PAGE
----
CHARLESTON, W.Va. — It could be well into the weekend before power is fully restored in parts of West Virginia following the storms that crossed the state late Halloween night to close out October.

“Some folks were woken up by the wind and others slept right through it,” said National Weather Service Meteorologist Ken Batty.  “The sign of what was coming was actually that mild Halloween evening.”

According to the NWS, temperatures were in the 60s for trick or treating in some areas.

At airport locations, Batty said wind gusts were clocked, late Thursday into early Friday, at 66 mph in Clarksburg, 62 mph in Huntington, 61 mph in Parkersburg, 50 mph in Charleston, 47 mph in Morgantown and 49 mph in Wheeling.

Those high winds took down trees and power lines throughout the state.

On Friday morning, Phil Moye, Appalachian Power spokesperson, said crews were working to restore power to more than 27,000 homes and businesses.  The majority of those outages were in Cabell, Wayne and Lincoln counties

“It’s wind damage.  We didn’t have a tremendous amount of rain with it, but we did have the wind damage and tree contact, trees falling over onto lines.  That’s the type of damage that we’re seeing,” said Moye.  “It’s a lot of wire down, that sort of thing, so it’s work that we can get done and get our customers back on pretty quickly.”

Moye said most of Appalachian Power’s outages would likely be fixed by the end of the day on Friday, but some restoration work would continue into the weekend.

In northern West Virginia, 25,000 outages for customers of Mon Power and Potomac Edison, at the height of the storm, had been cut down to 12,000 as of midday Friday.  Todd Meyers, the spokesperson for First Energy which is the parent company of the two subsidiaries, estimated it would be Sunday before repair work was completely finished.

“We’re trying to pull that back in a little bit,” said Meyers.  “As more First Energy crews from sister utilities in Ohio are available to come across, from the west, they should be streaming in and able to help.”

For First Energy, the power outages were heaviest in Monongalia, Preston, Barbour and Wetzel counties.

Those outages forced delays and closures for some schools in West Virginia.

Moye said it could be worse.  “I don’t imagine this is going to be anything near what we were facing last year on this day,” he said, referring to the aftermath of Superstorm Sandy in 2012 that left parts of the Mountain State under feet of snow.

As of 10 p.m. Friday, Appalachian Power was reporting 3,707 total customers without power. Cabell County had 1,571 of those outages and Wayne County had 2,136. Mon Power had their numbers down to 2,795.

After cooler temperatures this weekend, Batty said warmer temperatures were expected to return next week.  “We might have another spell of Indian summer,” he said on Friday’s MetroNews “Talkline.”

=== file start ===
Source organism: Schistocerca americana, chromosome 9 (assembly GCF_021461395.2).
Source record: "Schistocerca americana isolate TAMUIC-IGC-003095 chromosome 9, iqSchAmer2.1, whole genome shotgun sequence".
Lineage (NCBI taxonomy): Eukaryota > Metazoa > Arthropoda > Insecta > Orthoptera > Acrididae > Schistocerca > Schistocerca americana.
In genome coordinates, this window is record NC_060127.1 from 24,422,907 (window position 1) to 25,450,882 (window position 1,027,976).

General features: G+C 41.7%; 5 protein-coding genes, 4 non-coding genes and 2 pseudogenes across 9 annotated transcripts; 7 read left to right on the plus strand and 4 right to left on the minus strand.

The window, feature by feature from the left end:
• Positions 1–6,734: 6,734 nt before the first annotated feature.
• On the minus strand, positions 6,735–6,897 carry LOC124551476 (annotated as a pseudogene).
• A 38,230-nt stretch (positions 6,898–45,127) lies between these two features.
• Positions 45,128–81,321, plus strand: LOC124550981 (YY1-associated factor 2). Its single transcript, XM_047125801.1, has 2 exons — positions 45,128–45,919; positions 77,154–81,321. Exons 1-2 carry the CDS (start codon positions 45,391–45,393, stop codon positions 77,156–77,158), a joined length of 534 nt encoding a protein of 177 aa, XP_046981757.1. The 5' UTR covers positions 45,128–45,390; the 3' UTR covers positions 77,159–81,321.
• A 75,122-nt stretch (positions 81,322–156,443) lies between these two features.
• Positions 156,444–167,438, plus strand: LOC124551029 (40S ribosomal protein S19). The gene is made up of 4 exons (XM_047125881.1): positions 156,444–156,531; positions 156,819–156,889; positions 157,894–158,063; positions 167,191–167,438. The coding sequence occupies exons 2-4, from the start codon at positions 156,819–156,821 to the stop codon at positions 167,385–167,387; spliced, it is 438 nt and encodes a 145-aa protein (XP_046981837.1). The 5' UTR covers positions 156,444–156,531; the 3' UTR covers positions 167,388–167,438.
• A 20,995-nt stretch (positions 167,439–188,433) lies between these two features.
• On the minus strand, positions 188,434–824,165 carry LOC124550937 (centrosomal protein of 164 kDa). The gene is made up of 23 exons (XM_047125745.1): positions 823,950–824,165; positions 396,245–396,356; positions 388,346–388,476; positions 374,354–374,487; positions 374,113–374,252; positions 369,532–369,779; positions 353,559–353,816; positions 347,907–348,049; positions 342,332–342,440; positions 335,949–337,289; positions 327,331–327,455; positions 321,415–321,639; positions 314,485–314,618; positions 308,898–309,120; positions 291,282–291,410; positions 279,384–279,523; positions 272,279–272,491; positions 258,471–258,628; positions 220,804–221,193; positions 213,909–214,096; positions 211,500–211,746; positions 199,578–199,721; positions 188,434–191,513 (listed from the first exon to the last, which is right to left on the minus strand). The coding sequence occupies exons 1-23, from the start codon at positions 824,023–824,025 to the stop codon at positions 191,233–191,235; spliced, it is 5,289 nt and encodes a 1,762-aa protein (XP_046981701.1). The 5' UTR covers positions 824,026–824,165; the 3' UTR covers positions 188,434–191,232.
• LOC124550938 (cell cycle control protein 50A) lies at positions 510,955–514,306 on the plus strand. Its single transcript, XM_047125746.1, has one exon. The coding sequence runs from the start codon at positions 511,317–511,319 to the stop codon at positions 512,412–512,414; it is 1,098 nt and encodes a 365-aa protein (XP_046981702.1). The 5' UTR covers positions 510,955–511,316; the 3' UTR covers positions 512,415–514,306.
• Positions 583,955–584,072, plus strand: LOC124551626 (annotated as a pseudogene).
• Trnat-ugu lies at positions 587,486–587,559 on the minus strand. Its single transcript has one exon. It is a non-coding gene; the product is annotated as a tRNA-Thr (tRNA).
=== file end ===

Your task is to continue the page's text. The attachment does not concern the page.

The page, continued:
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Comments

  • utility

    Mon Power/First Energy representatives told us it is easier and much cheaper to take the chance to clean up after storms rather than be proactive and properly maintain the power lines before any storms. In other words, there will be NO maintenance; just clean up if and when lines come down.

  • Jane

    I was ready to salute Mon Power for cleaning out trees. In our area if Taylor County they did a fine job. Thanks to them,

  • Larry

    The general public also deserves a lot of the blame for these power outages , there are a lot of uneducated people who plant incompatible trees beneath overhead power lines, or allow these trees to grow there, then refuse to allow the utility companies to remove them when they become a problem.

  • leroy jethro gibbs

    i sure miss the sub zero winters of the
    1970's

  • tom wv

    Global warming... Good Grief. Now the way I see it is... if it is a bad winter than it's because of global warming.. Now if we have a mild winter... Gotta be global warming. Maybe it wasn't all George Bushes fault. It was global warming. Nah..
    ... Libs won't buy that one..

    • wvtd

      global warming is real! every spring and summer of every year it seems to get warmer and warmer from just a few months before. then global cooling sets in around october just like clockwork.

    • Hillbilly

      Blame it on el nino!

      • Joe

        Does that Barbra Steisand have anything to do with global warming?!

  • WV Patriot

    We need to get everyone to get their head out of the sand pertaining to global warming, events such as these are just the begiinng of severe weather events to come. We need to prepare for extreme weather. I'm prepared for this winter which is going to be one for the record books.

    Signed,
    Bio- meteorologist

  • Uncle Unctuous

    The story doesn't deliver on the headline's promise. The headline says "winds top 70," but the story lists wind speeds at 5 locations, all of which are below 70.

    • Steve

      The Science department at Marshall University reported 70 plus mph winds in Huntington, so there was at least one place where winds topped 70 mph. The story states that it was at airport locations. The places with the worst winds in the Huntington area were downtown, not at the airport, which is about 30 minutes from downtown.

  • Hillbilly

    In Morgantown there are several trees that have grown up through the power lines not even a hundred yards from the Mon Power office.. its definitely not kept up with.

  • Clark

    Hey Mon Power, be sure to ask the PSC for a rate increase to clean up the trees that you never cleard away from the lines in the first place.